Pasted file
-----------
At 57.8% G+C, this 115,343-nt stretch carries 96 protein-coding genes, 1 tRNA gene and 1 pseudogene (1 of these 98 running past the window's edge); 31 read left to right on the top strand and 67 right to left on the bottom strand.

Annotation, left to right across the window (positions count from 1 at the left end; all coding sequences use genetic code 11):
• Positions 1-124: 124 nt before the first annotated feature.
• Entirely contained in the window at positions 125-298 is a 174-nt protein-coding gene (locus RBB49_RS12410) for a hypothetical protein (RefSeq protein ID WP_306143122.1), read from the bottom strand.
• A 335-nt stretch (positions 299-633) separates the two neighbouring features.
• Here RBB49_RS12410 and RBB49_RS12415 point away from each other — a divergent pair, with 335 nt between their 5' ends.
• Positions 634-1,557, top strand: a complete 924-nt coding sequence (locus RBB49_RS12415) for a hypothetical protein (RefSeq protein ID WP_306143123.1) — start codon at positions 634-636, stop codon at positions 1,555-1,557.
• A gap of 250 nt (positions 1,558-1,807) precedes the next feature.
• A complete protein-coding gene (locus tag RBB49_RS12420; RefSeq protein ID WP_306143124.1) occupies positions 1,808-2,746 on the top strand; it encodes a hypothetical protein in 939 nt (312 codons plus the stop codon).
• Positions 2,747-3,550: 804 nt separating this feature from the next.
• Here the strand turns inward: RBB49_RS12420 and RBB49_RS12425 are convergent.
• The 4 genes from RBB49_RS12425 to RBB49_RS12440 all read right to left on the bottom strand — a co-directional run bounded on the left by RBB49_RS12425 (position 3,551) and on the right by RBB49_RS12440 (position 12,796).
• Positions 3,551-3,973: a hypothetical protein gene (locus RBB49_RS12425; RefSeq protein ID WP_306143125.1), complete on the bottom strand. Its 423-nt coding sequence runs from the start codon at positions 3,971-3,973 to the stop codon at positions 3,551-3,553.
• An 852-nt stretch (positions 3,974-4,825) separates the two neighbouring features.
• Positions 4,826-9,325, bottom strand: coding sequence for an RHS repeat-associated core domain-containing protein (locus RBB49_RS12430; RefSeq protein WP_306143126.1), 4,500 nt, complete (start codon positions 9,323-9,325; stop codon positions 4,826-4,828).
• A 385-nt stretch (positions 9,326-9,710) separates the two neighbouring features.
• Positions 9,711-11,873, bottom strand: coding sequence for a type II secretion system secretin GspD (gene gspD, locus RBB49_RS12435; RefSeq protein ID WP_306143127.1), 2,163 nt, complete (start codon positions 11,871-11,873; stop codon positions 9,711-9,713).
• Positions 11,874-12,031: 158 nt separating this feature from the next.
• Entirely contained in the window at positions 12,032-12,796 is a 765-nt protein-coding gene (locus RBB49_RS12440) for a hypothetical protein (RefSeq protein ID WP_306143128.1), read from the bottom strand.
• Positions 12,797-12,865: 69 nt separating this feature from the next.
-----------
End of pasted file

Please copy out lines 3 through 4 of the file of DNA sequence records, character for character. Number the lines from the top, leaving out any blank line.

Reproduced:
• Positions 1-124: 124 nt before the first annotated feature.
• Entirely contained in the window at positions 125-298 is a 174-nt protein-coding gene (locus RBB49_RS12410) for a hypothetical protein (RefSeq protein ID WP_306143122.1), read from the bottom strand.